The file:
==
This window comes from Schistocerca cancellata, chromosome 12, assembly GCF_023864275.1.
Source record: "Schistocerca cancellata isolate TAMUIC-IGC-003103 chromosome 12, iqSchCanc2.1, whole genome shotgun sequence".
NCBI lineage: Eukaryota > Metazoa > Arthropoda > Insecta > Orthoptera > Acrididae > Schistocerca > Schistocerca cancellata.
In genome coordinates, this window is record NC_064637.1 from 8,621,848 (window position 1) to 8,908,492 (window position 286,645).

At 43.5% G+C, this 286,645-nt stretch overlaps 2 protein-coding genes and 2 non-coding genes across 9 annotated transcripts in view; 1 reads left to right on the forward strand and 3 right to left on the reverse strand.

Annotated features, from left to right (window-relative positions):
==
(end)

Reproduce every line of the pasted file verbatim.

This window comes from Schistocerca cancellata, chromosome 12, assembly GCF_023864275.1.
Source record: "Schistocerca cancellata isolate TAMUIC-IGC-003103 chromosome 12, iqSchCanc2.1, whole genome shotgun sequence".
NCBI lineage: Eukaryota > Metazoa > Arthropoda > Insecta > Orthoptera > Acrididae > Schistocerca > Schistocerca cancellata.
In genome coordinates, this window is record NC_064637.1 from 8,621,848 (window position 1) to 8,908,492 (window position 286,645).

At 43.5% G+C, this 286,645-nt stretch overlaps 2 protein-coding genes and 2 non-coding genes across 9 annotated transcripts in view; 1 reads left to right on the forward strand and 3 right to left on the reverse strand.

Annotated features, from left to right (window-relative positions):